Alberni Inlet
  Alberni Valley
  Bamfield
  Barkley Sound
  Bedwell River Valley
  Broken Group Islands
  Clayoquot Sound
  Long Beach
  Pacific Rim (West Coast)
  Pacific Rim Highway 4
  Port Alberni
  Quait Bay
  Sproat Lake
  Tofino
  Ucluelet
 
 Gulf & Discovery Islands
Click to view a full-size Gulf & Discovery Islands map With their ancient forests, rocky shorelines and miles of beaches teeming with marine life, the Northern Gulf Islands are remote, serene places that soothe the soul. Blessed with a balmy climate and an idyllic landscape, the Southern Gulf Islands are each unique in character, but share a gentle, bucolic charm.
  Cormorant Island
  Cortes Island
  De Courcy Island
  Denman Island
  Gabriola Island
  Galiano Island
  Ganges
  Gulf Islands
  Hornby Island
  Jedediah Island
  Kuper Island
  Lasqueti Island
  Mayne Island
  Newcastle Island
  Northern Gulf Islands
  Pender Islands
  Quadra Island
  Rendezvous Islands
  Salish Sea
  Saltspring Island
  Saturna Island
  Southern Gulf Islands
  Texada Island
  The Discovery Islands
  Thetis Island
  Valdes Island
 
 Sunshine Coast
Click to view a full-size Sunshine Coast map A secluded world of beaches, bays, islands and fjords overlooked by B.C.'s majestic Coast Mountains, the Sunshine Coast stretches 180km along the Strait of Georgia, from Howe Sound to Desolation Sound. The Sunshine Coast lives up to its name, with bright days outnumbering gloomy ones by a wide margin.
  Bute Inlet
  Desolation Sound
  Earls Cove
  Egmont
  Garden Bay
  Gibsons
  Halfmoon Bay
  Highway 101
  Irvines Landing
  Jervis Inlet
  Keats Island
  Lang Bay
  Langdale
  Loughborough Inlet
  Lund
  Madeira Park
  Pender Harbour
  Powell River
  Roberts Creek
  Saltery Bay
  Savary Island
  Sechelt
  Secret Cove
  Sliammon
  Sunshine Coast
  Toba Inlet
  Wildwood

Vancouver Island
Greater Victoria: Almost half of Vancouver Island's population of 700,000 lives in and around the provincial capital of Victoria, at the southern end of Vancouver Island. Victoria has a temperate climate with mild, damp winters and relatively dry and mild summers. It is sometimes classified as a cool-summer Mediterranean climate due to its usually dry summers. There is a rich diversity of landscapes within the region, ranging from the Douglas fir forests along the coast to the drier, exposed conditions of the higher, rockier elevations that support arbutus (madrona) and Garry oak forests. Flowers bloom year-round in Victoria, which makes exploring the outdoors here enjoyable in any season. Thousands of migrating birds, ducks, geese, and swans make the Victoria region a semi-annual stop-over point.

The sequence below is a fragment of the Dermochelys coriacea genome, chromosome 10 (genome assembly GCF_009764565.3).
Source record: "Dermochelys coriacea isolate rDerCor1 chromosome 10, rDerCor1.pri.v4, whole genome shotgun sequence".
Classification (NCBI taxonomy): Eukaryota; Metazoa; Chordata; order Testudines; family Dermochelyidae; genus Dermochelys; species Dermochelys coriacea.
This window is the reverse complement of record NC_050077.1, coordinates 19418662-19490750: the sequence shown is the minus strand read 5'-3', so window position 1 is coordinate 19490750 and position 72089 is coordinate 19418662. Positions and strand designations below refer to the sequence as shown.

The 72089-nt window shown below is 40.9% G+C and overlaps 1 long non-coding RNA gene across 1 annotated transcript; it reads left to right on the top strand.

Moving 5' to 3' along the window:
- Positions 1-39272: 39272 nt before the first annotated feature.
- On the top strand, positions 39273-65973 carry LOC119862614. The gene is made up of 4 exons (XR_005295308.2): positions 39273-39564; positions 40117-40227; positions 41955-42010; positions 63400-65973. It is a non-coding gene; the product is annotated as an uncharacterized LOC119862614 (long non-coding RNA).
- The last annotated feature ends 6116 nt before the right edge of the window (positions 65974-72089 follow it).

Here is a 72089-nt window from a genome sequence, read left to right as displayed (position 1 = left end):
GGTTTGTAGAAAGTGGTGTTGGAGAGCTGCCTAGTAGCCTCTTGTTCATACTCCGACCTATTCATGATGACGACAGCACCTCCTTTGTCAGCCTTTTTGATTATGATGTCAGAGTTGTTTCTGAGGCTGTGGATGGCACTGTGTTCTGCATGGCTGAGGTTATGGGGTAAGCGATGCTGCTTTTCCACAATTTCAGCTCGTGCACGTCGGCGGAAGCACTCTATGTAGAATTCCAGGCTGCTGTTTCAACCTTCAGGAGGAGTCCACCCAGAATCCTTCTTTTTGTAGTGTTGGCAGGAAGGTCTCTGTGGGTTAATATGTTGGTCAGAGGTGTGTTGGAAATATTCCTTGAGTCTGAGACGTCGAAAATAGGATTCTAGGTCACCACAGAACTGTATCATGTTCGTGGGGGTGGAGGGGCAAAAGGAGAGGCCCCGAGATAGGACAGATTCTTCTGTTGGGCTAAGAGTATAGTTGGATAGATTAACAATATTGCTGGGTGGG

Victorians display their love for the natural world by cultivating flower gardens at every turn. As you'd imagine in a region where a large urban population interacts with such a delightful natural tableau, a vast network of walking, hiking and biking routes leads through the many parks with which the city is blessed.

Although the mountainscape on the southern end of Vancouver Island is not as rugged as the North Shore mountains that rise above Vancouver, this actually mitigates in favour of hiking, as the physical demands for reaching viewpoints is not as great. On the other hand, the views are as panoramic and breathtaking as anywhere in the province. It's easy to imagine how sweet life was for Native Canadians who once had this all to themselves. Beacon Hill Park in downtown Victoria was the site of a village that had been inhabited for thousands of years prior to the arrival of the colonial settlers in the 1840s. A tangled web of events since then has displaced the original dwellers, but their history is evident in the petroglyphs that adorn the shoreline and in the middens of seashells mounded up beside the beaches on the Strait of Juan de Fuca. Totem poles new and old stand as proud reminders of this heritage.